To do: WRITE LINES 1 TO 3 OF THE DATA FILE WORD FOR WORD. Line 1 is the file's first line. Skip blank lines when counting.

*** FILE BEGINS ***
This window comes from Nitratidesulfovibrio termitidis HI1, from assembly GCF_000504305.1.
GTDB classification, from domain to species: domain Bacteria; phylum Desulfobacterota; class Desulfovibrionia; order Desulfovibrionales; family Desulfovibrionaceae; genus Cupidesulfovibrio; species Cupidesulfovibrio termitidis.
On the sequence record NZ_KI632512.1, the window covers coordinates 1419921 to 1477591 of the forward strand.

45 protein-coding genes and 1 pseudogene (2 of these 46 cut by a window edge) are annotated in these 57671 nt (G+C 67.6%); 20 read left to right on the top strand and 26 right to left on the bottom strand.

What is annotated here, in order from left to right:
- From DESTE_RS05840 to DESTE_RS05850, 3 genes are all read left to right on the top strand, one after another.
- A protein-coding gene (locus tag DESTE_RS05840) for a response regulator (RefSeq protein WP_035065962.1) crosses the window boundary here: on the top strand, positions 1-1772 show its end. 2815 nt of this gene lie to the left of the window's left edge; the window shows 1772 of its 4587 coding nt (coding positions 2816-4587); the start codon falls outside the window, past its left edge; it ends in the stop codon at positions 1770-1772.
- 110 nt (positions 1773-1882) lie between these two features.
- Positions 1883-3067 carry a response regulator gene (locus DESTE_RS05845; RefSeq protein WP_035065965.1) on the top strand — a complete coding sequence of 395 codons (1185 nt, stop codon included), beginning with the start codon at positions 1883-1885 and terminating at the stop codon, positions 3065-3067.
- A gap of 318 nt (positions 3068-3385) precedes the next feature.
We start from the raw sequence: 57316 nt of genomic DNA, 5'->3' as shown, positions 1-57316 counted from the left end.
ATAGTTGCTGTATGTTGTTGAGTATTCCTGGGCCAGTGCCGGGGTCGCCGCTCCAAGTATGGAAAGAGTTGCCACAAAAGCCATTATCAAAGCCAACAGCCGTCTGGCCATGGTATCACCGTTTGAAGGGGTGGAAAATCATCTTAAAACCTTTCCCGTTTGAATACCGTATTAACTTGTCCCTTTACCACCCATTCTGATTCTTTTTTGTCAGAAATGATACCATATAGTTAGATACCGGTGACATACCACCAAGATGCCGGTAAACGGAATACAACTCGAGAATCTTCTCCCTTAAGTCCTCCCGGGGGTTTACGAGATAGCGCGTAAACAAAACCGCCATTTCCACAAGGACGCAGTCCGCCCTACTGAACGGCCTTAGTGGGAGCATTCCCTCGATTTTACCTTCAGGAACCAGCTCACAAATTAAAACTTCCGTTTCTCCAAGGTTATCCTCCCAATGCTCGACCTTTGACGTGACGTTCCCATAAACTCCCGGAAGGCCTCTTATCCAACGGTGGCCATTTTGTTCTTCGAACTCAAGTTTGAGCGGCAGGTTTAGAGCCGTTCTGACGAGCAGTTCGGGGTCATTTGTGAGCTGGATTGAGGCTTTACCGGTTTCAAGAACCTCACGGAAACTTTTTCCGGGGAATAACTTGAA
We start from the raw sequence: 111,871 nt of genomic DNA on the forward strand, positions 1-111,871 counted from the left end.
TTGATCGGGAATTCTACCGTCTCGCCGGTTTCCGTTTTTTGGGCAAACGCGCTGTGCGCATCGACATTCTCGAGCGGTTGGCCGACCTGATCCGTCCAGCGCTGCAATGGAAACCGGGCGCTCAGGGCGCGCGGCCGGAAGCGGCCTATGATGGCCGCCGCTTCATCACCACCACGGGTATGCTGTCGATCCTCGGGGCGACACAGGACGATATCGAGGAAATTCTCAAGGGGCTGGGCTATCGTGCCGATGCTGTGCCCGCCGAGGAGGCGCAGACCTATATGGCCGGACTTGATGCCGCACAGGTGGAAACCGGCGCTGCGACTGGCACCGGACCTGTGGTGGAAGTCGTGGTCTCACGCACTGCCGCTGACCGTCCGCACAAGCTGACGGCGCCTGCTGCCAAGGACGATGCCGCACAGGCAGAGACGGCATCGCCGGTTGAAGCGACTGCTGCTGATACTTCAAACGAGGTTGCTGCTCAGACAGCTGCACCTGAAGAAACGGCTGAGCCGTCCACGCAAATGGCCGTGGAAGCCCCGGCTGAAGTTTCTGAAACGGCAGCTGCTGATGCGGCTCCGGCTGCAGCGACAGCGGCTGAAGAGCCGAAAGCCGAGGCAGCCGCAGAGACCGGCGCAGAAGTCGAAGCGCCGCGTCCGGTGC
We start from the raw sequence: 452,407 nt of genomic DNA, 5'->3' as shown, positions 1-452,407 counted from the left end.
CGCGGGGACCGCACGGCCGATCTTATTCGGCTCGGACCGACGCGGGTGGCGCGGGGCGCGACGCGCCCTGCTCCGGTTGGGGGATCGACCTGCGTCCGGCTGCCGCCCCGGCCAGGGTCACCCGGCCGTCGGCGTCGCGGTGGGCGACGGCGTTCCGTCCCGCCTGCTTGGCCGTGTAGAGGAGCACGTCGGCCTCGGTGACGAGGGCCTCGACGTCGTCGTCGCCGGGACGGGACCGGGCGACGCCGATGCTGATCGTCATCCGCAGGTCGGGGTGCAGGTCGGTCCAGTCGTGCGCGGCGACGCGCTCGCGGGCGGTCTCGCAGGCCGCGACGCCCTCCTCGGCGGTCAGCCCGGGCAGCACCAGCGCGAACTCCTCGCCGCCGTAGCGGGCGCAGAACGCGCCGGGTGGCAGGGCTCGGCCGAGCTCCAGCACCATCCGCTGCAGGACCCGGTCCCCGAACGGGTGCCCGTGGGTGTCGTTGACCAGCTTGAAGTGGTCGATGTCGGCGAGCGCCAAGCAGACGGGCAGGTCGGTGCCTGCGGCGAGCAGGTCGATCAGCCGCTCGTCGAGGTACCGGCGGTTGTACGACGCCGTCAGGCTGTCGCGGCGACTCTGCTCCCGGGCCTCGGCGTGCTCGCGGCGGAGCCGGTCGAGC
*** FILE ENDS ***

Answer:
This window comes from Nitratidesulfovibrio termitidis HI1, from assembly GCF_000504305.1.
GTDB classification, from domain to species: domain Bacteria; phylum Desulfobacterota; class Desulfovibrionia; order Desulfovibrionales; family Desulfovibrionaceae; genus Cupidesulfovibrio; species Cupidesulfovibrio termitidis.
On the sequence record NZ_KI632512.1, the window covers coordinates 1419921 to 1477591 of the forward strand.